Today, the Southern Ontario Water Consortium hosted an event to showcase the success of 35 companies under its Advancing Water Technologies (AWT) program. Launched in 2016 with support from the Federal Economic Development Agency for Southern Ontario (FedDev Ontario), the AWT program has committed more than $10 million to 60 projects, advancing the commercial readiness of Ontario water technologies and supporting almost 200 jobs.

According to the Consortium’s executive director, Brenda Lucas, the program has addressed a significant need. “It’s a big jump to take a breakthrough from the lab bench to the marketplace,” she said. “The AWT program is designed to help private sector water technology innovators leverage the world-class research facilities and academic expertise we have here in Ontario, so they can commercialize their ideas faster.”

Brenda Lucas speaks to attendees at the SOWC showcase. Image Credit: SOWC.

“The AWT program illustrates what we can achieve through strategic collaboration. Water is one of the most essential resources on the planet,” said Navdeep Bains, Minister of Innovation, Science and Economic Development, Minister responsible for FedDev Ontario and Member of Parliament for Mississauga–Malton. “With support from the federal government and access to research and academic resources, innovators are developing and bringing water technology solutions to market faster to help us better protect, manage, and recover this important resource.”

The showcased results demonstrate the program’s effectiveness. Of the companies displaying their technologies, products included those designed to improve drinking water quality, treat sewage, and manage stormwater, among other solutions. Representatives from a number of municipalities across the province were keen to learn how the proposed approaches could reduce costs, cut energy consumption, or even generate revenue by recovering resources. From recovering biogas from sewage, mining acoustic data from fire hydrant sensors to identify potential leaks, and developing residential greywater systems that dramatically shrink household water consumption.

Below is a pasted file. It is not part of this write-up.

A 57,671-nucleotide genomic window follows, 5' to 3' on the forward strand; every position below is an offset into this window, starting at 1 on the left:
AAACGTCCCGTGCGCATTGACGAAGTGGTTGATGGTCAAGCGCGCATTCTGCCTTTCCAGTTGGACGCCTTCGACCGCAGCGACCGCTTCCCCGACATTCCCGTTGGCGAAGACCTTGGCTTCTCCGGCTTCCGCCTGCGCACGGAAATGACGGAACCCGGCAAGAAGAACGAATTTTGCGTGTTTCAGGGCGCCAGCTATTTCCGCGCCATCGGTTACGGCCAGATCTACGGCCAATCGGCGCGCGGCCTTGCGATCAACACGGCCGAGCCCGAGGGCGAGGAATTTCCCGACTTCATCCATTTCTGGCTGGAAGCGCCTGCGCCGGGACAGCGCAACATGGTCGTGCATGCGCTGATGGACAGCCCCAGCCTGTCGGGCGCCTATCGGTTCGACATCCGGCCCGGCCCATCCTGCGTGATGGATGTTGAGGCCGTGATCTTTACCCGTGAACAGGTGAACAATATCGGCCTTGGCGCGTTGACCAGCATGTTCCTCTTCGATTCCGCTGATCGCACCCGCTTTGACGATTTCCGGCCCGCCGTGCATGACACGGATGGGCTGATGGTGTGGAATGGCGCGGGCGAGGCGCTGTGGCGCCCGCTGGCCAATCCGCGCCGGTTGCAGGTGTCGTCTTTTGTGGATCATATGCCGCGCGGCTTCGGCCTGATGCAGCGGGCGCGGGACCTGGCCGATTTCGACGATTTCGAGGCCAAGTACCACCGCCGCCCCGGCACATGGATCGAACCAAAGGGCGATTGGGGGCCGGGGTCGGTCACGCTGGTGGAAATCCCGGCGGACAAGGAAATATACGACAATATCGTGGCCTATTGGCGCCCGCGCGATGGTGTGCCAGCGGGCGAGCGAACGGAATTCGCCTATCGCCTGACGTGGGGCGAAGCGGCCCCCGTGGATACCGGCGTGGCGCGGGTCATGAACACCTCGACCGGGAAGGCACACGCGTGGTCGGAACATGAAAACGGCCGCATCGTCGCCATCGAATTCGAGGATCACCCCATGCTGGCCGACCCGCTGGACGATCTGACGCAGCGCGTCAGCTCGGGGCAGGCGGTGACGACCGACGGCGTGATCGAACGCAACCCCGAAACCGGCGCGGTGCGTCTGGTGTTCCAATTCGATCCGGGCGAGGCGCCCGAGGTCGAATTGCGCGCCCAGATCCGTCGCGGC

“Ontario municipalities face all kinds of water challenges and they take very seriously their role in managing water effectively and efficiently,” said Lucas. “Today, we saw lots of interest from them in supporting both the piloting and adoption of these AWT-funded technologies.”

Ontario is home to more than 900 water companies, from startups to multinationals. It is also home to significant academic expertise in this field, including 42 Canada Research Chairs. Altogether, approximately 22,000 Ontarians are employed in the water sector.


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